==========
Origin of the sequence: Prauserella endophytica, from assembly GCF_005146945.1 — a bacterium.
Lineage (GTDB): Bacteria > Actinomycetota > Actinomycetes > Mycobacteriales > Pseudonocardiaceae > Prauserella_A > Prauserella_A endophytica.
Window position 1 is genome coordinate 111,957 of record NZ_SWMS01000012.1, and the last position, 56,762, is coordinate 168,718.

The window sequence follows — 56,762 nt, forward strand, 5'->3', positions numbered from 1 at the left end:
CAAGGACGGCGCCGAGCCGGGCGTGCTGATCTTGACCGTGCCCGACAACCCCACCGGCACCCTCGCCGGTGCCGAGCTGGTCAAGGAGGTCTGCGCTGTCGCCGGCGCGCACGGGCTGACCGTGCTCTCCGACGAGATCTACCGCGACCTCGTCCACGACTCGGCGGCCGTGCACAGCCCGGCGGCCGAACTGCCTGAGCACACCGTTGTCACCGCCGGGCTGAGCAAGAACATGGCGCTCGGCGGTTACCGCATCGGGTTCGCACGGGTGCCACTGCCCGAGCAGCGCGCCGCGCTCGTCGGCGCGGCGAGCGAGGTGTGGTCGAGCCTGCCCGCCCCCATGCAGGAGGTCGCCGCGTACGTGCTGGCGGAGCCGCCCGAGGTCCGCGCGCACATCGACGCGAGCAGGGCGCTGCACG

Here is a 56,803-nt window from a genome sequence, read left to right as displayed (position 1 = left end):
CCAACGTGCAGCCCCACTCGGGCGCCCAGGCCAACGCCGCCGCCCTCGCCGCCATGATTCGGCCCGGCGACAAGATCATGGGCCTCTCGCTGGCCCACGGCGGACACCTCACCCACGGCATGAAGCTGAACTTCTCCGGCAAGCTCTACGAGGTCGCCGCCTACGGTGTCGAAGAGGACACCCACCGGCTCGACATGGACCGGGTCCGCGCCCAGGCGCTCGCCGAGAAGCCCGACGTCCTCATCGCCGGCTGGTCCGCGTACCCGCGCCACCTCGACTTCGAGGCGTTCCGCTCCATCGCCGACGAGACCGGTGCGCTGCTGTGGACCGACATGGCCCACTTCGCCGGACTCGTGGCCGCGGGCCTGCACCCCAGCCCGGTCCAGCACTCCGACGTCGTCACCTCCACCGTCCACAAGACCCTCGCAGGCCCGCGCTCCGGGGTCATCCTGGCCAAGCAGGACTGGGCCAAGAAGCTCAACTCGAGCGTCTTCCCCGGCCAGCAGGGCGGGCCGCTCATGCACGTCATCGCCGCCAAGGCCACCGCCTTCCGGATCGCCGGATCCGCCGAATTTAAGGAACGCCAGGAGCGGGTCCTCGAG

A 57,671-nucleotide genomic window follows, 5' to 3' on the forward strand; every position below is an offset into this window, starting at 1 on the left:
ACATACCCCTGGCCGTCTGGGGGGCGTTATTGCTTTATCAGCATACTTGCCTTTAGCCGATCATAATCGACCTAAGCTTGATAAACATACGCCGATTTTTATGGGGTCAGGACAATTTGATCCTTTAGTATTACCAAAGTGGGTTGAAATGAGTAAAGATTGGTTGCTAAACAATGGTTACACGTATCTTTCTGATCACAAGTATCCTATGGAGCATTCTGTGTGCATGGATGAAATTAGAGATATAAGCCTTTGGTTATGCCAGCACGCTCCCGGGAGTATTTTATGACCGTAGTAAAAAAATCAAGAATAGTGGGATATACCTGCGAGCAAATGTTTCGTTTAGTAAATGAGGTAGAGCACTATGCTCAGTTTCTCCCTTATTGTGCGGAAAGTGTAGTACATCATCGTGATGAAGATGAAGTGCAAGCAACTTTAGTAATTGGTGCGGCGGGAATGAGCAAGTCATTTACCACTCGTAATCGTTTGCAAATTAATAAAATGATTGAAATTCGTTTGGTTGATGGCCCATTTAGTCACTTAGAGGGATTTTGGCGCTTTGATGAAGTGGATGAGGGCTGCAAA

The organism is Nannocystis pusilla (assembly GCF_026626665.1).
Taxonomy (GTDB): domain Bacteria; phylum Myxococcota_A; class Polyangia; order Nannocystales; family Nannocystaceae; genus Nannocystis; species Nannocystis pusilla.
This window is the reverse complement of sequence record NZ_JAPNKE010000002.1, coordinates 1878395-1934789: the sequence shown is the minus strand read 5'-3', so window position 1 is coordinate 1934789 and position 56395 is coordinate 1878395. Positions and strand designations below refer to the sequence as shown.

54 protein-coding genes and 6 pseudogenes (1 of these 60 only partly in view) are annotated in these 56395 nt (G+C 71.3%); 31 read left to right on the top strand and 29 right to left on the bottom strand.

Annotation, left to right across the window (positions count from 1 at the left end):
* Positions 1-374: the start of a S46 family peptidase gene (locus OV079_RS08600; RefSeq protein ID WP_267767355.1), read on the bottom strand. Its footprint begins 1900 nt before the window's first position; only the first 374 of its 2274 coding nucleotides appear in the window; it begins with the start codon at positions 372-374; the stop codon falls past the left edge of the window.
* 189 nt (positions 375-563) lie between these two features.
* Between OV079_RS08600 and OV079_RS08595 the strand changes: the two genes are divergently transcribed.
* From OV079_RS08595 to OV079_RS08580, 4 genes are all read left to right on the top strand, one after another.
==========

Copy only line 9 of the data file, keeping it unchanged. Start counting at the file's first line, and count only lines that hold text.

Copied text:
ACATACCCCTGGCCGTCTGGGGGGCGTTATTGCTTTATCAGCATACTTGCCTTTAGCCGATCATAATCGACCTAAGCTTGATAAACATACGCCGATTTTTATGGGGTCAGGACAATTTGATCCTTTAGTATTACCAAAGTGGGTTGAAATGAGTAAAGATTGGTTGCTAAACAATGGTTACACGTATCTTTCTGATCACAAGTATCCTATGGAGCATTCTGTGTGCATGGATGAAATTAGAGATATAAGCCTTTGGTTATGCCAGCACGCTCCCGGGAGTATTTTATGACCGTAGTAAAAAAATCAAGAATAGTGGGATATACCTGCGAGCAAATGTTTCGTTTAGTAAATGAGGTAGAGCACTATGCTCAGTTTCTCCCTTATTGTGCGGAAAGTGTAGTACATCATCGTGATGAAGATGAAGTGCAAGCAACTTTAGTAATTGGTGCGGCGGGAATGAGCAAGTCATTTACCACTCGTAATCGTTTGCAAATTAATAAAATGATTGAAATTCGTTTGGTTGATGGCCCATTTAGTCACTTAGAGGGATTTTGGCGCTTTGATGAAGTGGATGAGGGCTGCAAA